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^^ so that does answer one question - they were using Expedition rather than Adrena, and did have weather overlays up. And it looks like the "Optimal panel" (7070 or expedition will know for sure).

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Why do people keep talking of salvage? That boat is toast!

 

 

Although I notice the keel is still attached. Clearly that indicates a well-proven pivot structure, so that should be re-used. (sorry Couchsurfer!)

It's a VO 55 now.

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Everybody is talking zoom levels, but that is not what this is about. This is about proper prep. There is a video out there with Ian Walker talking about it and he says that they had outlined that atoll as being an 'exclusion zone' for them. This means that in preparing for the leg, Vestas did not do the same. I imagine that if something is marked as an exclusion zone than there is no way it disappears on the nav software. This then begs the question, why isn't headquarters making sure all boats have outlined all potential known hazards? Such as, say.... a fucking island in the middle of there path that is many miles wide and only a meter or two high?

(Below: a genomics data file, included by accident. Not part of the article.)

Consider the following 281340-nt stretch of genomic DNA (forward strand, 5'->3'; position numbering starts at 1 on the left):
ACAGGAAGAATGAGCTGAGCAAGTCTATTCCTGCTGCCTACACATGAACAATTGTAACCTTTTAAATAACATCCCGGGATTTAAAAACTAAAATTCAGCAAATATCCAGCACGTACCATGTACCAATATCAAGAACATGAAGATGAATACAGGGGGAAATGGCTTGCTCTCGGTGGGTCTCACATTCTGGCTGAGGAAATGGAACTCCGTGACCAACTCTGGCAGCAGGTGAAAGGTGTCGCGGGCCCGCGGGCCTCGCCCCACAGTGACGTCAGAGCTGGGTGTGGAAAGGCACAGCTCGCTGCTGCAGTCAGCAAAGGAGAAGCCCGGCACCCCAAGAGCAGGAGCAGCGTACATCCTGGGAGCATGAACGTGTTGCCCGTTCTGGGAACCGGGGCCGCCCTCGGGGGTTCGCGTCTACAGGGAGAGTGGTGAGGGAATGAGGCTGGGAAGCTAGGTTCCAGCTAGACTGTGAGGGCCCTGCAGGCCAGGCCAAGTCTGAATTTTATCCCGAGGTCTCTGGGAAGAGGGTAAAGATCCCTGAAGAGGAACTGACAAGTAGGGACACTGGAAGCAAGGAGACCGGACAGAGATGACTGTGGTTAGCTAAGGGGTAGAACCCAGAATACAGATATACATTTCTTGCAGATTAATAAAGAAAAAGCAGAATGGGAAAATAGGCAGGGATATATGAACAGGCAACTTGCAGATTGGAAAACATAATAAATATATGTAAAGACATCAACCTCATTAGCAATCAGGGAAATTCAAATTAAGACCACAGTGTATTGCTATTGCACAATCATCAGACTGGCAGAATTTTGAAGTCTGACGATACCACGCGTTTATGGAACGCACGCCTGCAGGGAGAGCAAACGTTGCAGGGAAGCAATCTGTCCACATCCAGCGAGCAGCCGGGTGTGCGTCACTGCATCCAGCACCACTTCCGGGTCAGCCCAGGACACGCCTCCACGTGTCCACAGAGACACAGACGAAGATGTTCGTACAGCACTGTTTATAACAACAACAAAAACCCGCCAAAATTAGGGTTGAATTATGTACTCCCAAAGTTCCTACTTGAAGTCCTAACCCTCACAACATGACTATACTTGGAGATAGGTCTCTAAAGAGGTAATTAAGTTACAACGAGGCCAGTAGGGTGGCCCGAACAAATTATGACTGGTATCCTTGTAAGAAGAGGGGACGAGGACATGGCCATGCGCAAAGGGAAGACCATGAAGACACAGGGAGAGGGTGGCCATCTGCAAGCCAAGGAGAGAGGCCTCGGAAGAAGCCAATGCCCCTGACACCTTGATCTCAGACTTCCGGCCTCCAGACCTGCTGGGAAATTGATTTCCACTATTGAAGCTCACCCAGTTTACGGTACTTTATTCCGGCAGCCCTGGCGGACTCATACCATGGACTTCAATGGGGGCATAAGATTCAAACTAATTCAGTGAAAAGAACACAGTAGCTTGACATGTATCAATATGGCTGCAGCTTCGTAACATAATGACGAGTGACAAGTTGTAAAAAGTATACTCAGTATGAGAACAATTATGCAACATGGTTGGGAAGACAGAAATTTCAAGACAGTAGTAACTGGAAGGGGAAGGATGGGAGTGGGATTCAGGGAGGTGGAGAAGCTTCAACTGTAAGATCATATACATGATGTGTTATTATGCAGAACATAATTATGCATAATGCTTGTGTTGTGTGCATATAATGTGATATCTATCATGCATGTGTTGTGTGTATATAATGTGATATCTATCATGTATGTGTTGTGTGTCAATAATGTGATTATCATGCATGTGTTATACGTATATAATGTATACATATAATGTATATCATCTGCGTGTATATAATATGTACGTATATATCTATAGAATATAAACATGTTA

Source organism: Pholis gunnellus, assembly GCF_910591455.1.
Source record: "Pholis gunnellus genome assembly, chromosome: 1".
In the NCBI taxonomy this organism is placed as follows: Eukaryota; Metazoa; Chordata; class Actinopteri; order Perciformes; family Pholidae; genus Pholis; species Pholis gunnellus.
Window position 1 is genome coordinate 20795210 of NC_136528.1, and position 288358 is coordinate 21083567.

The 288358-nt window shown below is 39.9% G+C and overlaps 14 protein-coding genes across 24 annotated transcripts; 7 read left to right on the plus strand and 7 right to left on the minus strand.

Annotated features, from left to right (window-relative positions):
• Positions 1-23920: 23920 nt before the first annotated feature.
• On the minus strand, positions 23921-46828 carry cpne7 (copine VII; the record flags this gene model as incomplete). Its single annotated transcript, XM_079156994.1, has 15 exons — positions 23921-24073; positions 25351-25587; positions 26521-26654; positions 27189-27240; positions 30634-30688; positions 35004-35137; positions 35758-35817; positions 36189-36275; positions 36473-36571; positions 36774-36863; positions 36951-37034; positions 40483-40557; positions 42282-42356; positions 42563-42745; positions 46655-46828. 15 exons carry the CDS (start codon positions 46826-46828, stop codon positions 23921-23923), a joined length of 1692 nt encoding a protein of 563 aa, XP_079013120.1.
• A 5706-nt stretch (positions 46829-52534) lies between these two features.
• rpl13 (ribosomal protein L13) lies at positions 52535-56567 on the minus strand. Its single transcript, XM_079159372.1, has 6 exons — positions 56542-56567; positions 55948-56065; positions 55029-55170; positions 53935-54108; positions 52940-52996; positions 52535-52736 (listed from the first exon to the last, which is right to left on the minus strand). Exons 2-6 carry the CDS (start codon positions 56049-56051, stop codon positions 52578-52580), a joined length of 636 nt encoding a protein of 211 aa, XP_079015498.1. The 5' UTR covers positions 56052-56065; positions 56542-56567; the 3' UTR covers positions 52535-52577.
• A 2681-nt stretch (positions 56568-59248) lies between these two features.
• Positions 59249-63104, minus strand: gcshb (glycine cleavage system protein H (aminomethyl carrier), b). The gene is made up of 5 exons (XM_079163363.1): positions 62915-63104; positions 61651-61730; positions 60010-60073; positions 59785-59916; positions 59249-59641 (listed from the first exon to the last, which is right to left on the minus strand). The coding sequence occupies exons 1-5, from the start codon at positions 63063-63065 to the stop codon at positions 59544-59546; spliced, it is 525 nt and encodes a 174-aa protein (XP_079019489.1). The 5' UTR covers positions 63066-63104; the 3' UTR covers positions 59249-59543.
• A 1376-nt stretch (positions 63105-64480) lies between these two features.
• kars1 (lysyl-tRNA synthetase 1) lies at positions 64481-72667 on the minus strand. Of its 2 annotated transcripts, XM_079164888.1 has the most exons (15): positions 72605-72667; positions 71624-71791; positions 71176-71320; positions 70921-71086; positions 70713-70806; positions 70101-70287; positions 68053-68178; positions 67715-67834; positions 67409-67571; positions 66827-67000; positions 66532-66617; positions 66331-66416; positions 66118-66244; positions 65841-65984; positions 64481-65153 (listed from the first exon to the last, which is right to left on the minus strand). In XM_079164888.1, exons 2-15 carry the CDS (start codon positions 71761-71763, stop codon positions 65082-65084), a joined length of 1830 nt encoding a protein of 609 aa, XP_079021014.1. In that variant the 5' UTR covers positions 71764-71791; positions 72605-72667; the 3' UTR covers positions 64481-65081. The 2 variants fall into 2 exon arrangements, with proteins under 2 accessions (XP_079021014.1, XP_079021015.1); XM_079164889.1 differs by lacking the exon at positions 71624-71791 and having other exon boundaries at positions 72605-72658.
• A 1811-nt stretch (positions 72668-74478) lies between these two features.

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Yeah, those are telling shots. Certainly they are in WTF mode at that point so the lights are on. No question that in that mode the screens make the situation totally evident. I'm just curious to see if a more muted color scheme which is more typical at night obscures the reef. Not that it changes the fundamentals. Just trying to get as much lesson as possible out of the disaster.

 

Stills from video shot some time after the impact obviously can't show what was on screen before and during impact. That is something to keep in mind.

 

It does provide a response to questions like "Did their maps even show the reef?" that have been raised earlier.

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From

~1m16, scrolling through 4 different zoom levels.

attachicon.gifvlcsnap-vestas1.jpg